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U.S. Supreme Court Addresses Whether Constructive Discharge Constitutes a Tangible Employment Action in Supervisior Sexual Harassment Cases

Volume 3, Issue 9
June 14, 2004

Today the U.S. Supreme Court set forth the parameters under which a constructive discharge claim within a supervisor sexual harassment case may preclude an employer from asserting the all-important affirmative defense established by the Court's previous Ellerth and Faragher decisions. (See Preventing Harassment: It's Not Just Sexual -- KZA 5th Labor and Employment Law Seminar).

The case under review, Pennsylvania State Police v. Suders, --- U.S. --- , No. 03-95 (June 14, 2004), involved a female police officer's claims that she resigned her employment in response to the severe sexual harassment she suffered by her supervisors, mostly in the form of sexual comments and gestures. Although the plaintiff reported internally that she was being harassed and was afraid, she never filed an official complaint with her employer. The plaintiff's resignation occurred shortly after her supervisors devised a plan to arrest her for theft of exams she had taken during her employment. When apprehended and questioned, the plaintiff told her supervisors that she wanted to resign. She was allowed to leave, and no charges were brought against her.

The Supreme Court disagreed with the Third Circuit's decision that a constructive discharge constitutes a "tangible employment action" which serves to preclude the affirmative defense in all cases. Rather, the Supreme Court stated that "an official act of the enterprise" is the key to whether a tangible employment action has been taken and thus would render unavailable the affirmative defense. The Supreme Court held, as a result, that the affirmative defense is not available in those cases where the plaintiff quits her job in reasonable response to an employer-sanctioned adverse action which officially changes her employment status or situation (i.e., an extreme cut in pay, a humiliating demotion, or a transfer where working conditions would be unbearable).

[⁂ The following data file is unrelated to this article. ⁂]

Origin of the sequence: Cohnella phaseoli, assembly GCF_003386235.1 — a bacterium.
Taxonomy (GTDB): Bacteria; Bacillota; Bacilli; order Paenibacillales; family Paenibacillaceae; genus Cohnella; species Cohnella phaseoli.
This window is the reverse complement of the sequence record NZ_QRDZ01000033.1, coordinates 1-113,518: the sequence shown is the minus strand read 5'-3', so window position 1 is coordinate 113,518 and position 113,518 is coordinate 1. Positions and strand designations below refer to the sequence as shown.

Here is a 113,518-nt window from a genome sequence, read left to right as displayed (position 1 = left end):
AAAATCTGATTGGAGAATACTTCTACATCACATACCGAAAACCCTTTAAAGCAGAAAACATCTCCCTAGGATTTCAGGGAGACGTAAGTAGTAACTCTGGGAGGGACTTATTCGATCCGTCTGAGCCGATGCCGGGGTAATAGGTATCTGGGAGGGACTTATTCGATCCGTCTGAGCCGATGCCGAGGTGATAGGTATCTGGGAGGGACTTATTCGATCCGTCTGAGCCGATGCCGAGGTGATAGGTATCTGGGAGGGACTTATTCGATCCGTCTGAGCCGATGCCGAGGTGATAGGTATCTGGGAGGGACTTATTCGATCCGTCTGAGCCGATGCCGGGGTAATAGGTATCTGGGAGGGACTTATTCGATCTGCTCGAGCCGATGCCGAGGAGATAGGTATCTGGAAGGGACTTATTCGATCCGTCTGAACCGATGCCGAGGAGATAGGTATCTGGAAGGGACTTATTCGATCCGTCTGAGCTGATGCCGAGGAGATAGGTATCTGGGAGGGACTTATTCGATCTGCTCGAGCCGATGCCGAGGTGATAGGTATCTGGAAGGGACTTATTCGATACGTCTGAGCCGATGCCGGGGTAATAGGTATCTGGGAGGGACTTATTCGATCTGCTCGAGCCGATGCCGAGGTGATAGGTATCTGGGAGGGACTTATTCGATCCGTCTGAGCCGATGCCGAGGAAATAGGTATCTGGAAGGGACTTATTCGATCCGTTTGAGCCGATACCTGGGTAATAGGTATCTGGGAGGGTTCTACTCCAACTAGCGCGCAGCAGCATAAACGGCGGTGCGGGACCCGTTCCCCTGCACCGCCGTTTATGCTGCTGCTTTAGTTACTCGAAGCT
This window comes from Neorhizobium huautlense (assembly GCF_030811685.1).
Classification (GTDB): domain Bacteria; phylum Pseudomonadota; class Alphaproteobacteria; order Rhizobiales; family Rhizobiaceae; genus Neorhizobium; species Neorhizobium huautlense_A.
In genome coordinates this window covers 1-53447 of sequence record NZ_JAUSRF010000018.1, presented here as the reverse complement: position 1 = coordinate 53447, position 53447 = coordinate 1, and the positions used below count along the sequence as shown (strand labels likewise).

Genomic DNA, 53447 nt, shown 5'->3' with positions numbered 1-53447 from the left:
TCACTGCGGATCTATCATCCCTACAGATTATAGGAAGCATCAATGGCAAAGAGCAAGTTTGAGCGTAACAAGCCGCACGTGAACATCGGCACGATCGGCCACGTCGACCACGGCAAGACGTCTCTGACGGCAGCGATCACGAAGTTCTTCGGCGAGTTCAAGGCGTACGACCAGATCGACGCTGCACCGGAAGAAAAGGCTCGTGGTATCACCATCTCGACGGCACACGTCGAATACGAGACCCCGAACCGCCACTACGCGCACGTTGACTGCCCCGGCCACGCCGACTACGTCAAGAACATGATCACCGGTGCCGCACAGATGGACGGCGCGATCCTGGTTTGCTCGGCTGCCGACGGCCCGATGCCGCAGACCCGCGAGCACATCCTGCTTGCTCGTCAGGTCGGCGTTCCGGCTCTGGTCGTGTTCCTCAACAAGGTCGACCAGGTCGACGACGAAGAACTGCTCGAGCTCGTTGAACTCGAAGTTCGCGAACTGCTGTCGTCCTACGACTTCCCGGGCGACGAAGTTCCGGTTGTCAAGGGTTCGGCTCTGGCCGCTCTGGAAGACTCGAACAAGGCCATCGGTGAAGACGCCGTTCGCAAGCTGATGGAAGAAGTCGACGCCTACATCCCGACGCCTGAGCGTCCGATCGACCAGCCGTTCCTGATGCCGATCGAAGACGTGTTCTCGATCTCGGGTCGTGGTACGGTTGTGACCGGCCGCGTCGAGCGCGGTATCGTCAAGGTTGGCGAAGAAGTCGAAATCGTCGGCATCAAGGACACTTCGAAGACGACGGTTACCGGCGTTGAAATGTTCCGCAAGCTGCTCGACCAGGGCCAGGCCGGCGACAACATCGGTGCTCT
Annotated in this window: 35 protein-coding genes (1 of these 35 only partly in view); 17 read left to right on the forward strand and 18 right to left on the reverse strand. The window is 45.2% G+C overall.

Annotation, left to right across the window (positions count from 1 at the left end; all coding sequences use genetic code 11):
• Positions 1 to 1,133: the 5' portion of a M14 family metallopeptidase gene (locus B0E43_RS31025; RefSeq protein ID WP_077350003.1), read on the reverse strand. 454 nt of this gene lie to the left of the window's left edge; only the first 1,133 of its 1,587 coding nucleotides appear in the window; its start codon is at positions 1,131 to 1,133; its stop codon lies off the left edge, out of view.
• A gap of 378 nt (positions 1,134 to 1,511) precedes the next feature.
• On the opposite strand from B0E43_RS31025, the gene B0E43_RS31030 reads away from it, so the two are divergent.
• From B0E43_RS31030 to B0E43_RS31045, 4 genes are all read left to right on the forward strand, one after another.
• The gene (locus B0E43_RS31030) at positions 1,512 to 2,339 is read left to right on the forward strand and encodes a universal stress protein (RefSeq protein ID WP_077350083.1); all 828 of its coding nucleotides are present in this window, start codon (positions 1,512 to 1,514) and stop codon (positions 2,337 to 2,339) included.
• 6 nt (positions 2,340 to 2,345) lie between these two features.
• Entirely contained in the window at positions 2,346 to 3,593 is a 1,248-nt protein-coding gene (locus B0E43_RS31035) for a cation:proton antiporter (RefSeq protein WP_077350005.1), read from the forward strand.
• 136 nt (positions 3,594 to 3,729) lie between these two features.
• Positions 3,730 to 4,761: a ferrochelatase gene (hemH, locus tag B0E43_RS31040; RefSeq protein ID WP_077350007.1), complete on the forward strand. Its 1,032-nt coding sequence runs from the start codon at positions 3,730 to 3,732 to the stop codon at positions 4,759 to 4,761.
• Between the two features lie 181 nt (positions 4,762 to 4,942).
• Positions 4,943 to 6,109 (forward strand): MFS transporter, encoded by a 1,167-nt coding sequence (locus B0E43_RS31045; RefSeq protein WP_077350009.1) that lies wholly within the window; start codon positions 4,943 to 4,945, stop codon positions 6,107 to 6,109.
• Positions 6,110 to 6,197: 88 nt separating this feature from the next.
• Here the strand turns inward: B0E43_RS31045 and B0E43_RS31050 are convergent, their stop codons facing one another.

This ruling should be hailed as a significant victory for employers, given the limited circumstances under which a constructive discharge claim impacts the availability of an employer's affirmative defense. The plaintiffs' bar was obviously hoping that the inclusion of a constructive discharge claim would automatically knock out the affirmative defense in all cases, a perilous situation the Supreme Court wisely rejected. As always, employers should evaluate any and all employment-related decisions carefully to ensure that they are not inadvertently fueling a likely constructive discharge claim or allowing an improperly-motivated supervisor or manager to effectively continue harassment.

Employer Report articles are for general information only; they are not intended and should not be construed to be legal advice. Reading or replying to such articles does not establish an attorney-client relationship. In addition, because the subject matters and applicable laws discussed in Employer Report articles are often in a state of change and not always applicable to every type of business entity or organization, readers should consult with counsel before making decisions based on the same.